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There are a few things I miss about life back in old Blighty. A fluffy loaf of sliced bread. Readily available kale. Customer service… But one of the things I most lament is the complete absence of charity shops in Paris, probably a controversial opinion if you’re a reader from the UK, sick of seeing them popping up on your high streets like an unfortunate disease.

Now I can’t profess to knowing an awful lot about fashion. My clothes fit, I reckon I’ve got the classic look down, but I’m in absolutely in no danger at all of being bothered by one of those ‘style on the streets’ journalists, scouring the pavements for the city’s best dressed. My cupboards are full of many items of clothing that are not, and will never be friends.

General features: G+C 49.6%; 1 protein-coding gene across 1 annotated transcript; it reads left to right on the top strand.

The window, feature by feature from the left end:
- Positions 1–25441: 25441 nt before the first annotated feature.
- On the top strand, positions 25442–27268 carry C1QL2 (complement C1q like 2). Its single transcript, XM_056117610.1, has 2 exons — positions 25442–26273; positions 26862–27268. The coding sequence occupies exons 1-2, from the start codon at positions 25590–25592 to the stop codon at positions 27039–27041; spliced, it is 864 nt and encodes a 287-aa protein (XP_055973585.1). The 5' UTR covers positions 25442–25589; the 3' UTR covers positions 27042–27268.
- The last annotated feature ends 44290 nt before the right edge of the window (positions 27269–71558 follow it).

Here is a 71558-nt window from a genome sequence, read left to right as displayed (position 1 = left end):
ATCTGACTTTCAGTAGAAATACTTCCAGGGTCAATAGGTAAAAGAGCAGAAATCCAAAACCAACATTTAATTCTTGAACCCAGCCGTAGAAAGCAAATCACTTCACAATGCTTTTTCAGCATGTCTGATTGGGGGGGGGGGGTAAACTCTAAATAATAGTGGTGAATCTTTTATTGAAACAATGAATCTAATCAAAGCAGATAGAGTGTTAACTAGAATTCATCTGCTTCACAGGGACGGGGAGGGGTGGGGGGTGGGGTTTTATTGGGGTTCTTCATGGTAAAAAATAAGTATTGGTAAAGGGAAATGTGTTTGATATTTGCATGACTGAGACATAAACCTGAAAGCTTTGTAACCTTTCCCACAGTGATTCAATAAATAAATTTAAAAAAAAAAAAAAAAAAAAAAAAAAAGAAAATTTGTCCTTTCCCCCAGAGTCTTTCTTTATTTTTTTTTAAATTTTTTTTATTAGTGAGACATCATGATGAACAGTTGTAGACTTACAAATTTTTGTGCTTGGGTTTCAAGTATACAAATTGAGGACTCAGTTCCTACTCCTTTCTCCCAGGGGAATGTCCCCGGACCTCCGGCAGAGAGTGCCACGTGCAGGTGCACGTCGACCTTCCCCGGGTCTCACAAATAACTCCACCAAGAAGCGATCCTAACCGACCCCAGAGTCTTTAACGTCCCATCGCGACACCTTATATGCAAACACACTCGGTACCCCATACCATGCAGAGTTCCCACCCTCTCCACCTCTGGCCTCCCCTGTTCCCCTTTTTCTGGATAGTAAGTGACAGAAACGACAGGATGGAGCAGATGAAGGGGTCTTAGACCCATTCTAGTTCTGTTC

I hope that explains my love of charity shops. Who cares if you make bad choices? For a few euros it doesn’t matter if you pick up a couple of what were you thinking?! items, never to be worn again. Plus I’ve fallen out of love with many of the high street shops dotted around the city, who either seem to be luring us in to some kind of elaborate fashion joke, or relying on clothes made by people with their eyes closed.

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But in Paris, charity shops are likely to be viewed as the antithesis of modern fashion. The awkward 90s teenager dressed in gravity-defying jeans and a tie-die t-shirt versus Audrey Hepburn. Sure there are plenty of ‘vintage’ shops to be found, but to me that’s just a word that justifies whacking another 20 euros on a second-hand piece of clothing. I want to work for my spoils, and get change from a 10 euro note for the privilege.